International Students: 4 Ways Hanging Out Can Help You Land That Job!

Cartoon of two friends hanging on a wire together

Welcome to Vermont and UVM. The time has come to get involved in your college experience and get to work. Many students will be looking for jobs and internships in the coming months and hanging out* with other student or community members can help you gain job skills.

  1. IMPROVE COMMUNICATION: When you join a club or become a part of the UVM Buddy program you get an opportunity to talk with native English speakers. Just talking gives you the opportunity to learn local sayings and ways of navigating campus and the community. Improving communication helps convey thought and ideas to help you express yourself.
  2. BUILD RELATIONSHIPS: The majority of jobs are found through networking. The more people you meet and connect with the more likely you are to learn about cool opportunities. Having shared interests helps build those relationships. Connecting with people can reduce stress, create comfort when living abroad, and I bet you will have fun.
  3. GET THAT JOB: Being able to connect with people and communicate well allows you to walk into an interview or work with a team effectively and confidently. As an international student you have a lot to bring to an organization, learning US expectations of social skills will help you demonstrate what you bring.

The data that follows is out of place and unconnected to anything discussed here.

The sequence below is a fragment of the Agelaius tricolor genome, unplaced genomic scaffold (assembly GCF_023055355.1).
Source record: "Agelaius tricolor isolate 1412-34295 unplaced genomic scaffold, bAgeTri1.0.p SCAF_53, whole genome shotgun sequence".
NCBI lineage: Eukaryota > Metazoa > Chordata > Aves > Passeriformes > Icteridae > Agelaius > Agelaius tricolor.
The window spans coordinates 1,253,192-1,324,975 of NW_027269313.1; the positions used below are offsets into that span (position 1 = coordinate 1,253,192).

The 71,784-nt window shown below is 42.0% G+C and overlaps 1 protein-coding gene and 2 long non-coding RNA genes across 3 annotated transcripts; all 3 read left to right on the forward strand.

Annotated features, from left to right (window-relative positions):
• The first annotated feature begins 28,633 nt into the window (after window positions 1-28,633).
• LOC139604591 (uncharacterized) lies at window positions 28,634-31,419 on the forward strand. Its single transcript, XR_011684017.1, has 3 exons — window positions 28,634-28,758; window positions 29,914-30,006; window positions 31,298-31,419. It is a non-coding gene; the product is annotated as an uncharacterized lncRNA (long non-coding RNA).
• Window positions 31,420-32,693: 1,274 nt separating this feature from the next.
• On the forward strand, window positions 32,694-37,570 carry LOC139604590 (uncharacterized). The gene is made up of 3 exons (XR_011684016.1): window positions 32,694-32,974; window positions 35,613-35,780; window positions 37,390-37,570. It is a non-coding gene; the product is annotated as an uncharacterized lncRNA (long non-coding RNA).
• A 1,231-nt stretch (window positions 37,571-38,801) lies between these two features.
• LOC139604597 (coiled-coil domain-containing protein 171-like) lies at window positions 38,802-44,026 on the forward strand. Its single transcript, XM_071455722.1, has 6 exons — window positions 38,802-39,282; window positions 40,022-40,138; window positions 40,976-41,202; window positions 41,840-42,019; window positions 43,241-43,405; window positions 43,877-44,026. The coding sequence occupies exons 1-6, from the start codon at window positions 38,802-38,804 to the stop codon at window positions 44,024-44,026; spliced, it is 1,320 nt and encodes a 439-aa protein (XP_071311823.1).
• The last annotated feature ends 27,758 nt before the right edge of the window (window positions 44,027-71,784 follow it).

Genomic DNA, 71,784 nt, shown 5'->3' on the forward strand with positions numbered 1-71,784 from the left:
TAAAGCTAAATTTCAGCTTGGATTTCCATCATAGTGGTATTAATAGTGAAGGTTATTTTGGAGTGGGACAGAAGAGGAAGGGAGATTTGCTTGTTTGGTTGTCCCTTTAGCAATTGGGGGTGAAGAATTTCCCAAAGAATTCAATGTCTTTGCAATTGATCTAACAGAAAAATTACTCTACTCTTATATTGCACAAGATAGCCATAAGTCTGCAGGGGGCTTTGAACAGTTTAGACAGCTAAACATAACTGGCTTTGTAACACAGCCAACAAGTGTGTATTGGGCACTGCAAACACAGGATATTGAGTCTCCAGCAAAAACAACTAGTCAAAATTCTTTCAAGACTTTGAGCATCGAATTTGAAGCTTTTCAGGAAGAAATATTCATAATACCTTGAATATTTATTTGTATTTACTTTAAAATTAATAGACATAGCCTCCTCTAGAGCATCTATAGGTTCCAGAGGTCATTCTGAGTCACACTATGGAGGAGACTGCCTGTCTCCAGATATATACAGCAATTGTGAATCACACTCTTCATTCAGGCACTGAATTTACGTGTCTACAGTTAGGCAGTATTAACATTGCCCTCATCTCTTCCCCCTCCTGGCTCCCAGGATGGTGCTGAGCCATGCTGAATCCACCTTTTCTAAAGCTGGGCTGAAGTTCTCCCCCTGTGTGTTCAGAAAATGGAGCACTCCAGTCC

4. FIND JOY: When hanging out with people you develop skills that gain you self-assurance in your communication, a sense of place, and maybe a new interest. When you are happy it shows and when applying for a job or internship.

There is no time like the present to make a good impression and many opportunities at UVM to get involved and meet new people. The Career Center is here to support you in developing your skills and navigating your job search, so go hang out.

* to hang out means to spend time with other people
 
~Kim

Welcome the World to Vermont

Drawing of several people surrounding a giant globe

Many want a life with purpose and greater meaning although fear often stops them from taking their next step, whether it is choosing a major of interest or traveling to study and immersing in a new culture or a new way of learning. The growing UVM international population has overcome fear and shown initiative, independence, and ability to be flexible. These are the skills the global community depends on and could shape the international landscapes.

International students in particular have a task of navigating the US and business culture. The coming semester there will be opportunities for all UVM students to learn job skills, hear from experts, and network with professionals in their field.

International students CAN:

  • Get paid to work on campus
  • Join a club and practice communication skills
  • Network with the people you meet on campus and at Networking events and on LinkedIn (the new International Student and Alumni group is a place to start).
  • Participate in one or all of the 3-part Skill Series—check the Career Center calendar

You’ve flown across the world, worked hard for years, learned a tremendous amount and experienced a world you never knew. The Career Center can help you navigate your next professional move. Participate and reach out to build skills to create the life you have been working toward.

~Kim

Finding Opportunities Abroad

Country Signs